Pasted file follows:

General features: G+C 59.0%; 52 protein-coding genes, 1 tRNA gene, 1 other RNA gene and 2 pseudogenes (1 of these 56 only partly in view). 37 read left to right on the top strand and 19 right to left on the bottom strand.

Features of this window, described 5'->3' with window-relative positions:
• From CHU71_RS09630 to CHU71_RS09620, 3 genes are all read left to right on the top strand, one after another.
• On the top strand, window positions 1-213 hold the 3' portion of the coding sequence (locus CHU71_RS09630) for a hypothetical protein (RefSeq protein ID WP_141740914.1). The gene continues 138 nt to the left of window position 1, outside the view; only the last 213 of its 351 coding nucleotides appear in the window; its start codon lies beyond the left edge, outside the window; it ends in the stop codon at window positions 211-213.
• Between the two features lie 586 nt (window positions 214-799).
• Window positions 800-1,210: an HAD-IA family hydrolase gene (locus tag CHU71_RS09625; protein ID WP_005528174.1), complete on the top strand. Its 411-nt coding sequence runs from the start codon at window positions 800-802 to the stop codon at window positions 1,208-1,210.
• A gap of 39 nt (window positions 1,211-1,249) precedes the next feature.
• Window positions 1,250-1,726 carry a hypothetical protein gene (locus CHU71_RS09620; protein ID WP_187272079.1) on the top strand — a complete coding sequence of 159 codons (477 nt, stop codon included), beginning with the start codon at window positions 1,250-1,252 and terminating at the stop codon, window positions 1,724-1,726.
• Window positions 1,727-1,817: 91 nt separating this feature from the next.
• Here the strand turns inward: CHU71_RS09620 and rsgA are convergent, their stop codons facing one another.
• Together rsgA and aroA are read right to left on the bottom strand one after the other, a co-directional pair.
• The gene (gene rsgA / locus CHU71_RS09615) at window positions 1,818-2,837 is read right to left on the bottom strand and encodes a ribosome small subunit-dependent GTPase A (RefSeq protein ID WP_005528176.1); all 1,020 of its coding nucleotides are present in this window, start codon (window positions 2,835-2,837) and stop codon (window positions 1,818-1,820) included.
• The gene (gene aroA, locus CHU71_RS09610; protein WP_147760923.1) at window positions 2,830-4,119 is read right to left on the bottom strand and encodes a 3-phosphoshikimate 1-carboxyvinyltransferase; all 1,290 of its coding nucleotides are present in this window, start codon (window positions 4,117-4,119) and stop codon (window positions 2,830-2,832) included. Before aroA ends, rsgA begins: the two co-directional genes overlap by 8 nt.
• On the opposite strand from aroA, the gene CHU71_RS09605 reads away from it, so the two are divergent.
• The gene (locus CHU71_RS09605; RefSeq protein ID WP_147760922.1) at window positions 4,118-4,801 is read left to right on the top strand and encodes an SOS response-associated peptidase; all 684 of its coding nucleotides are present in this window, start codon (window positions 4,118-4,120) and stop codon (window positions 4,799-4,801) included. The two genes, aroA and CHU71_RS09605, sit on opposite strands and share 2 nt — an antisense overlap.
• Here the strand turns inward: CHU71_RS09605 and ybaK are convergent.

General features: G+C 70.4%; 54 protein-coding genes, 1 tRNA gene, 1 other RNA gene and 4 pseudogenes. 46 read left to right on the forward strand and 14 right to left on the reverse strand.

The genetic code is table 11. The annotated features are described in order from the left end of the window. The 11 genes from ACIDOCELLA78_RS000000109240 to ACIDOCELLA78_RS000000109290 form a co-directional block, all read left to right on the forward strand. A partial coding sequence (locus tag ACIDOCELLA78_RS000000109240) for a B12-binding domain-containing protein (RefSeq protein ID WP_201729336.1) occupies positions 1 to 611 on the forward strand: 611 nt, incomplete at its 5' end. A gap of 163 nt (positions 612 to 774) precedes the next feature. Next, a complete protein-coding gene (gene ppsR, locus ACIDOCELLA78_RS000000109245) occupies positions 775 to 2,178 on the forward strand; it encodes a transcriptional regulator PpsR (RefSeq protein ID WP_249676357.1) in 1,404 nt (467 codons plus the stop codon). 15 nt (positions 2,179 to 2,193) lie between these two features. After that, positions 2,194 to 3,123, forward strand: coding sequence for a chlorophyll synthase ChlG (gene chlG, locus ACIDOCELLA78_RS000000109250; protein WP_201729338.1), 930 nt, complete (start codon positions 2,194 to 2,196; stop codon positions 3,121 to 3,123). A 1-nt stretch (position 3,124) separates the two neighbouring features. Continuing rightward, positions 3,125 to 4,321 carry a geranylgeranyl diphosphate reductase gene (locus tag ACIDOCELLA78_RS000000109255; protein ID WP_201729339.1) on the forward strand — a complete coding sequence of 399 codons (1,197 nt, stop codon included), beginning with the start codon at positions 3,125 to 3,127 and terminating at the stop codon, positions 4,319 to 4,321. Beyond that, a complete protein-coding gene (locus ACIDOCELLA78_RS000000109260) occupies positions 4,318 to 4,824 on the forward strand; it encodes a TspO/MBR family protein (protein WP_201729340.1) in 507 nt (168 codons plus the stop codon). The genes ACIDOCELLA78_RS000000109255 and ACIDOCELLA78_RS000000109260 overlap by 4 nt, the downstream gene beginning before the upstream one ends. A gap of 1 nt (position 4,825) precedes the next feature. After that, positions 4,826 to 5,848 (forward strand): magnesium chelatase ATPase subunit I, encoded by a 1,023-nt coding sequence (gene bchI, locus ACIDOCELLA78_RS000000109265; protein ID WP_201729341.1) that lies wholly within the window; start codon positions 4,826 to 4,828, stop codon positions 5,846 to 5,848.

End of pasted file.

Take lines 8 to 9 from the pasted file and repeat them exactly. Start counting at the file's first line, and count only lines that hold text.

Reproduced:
• Window positions 1,250-1,726 carry a hypothetical protein gene (locus CHU71_RS09620; protein ID WP_187272079.1) on the top strand — a complete coding sequence of 159 codons (477 nt, stop codon included), beginning with the start codon at window positions 1,250-1,252 and terminating at the stop codon, window positions 1,724-1,726.
• Window positions 1,727-1,817: 91 nt separating this feature from the next.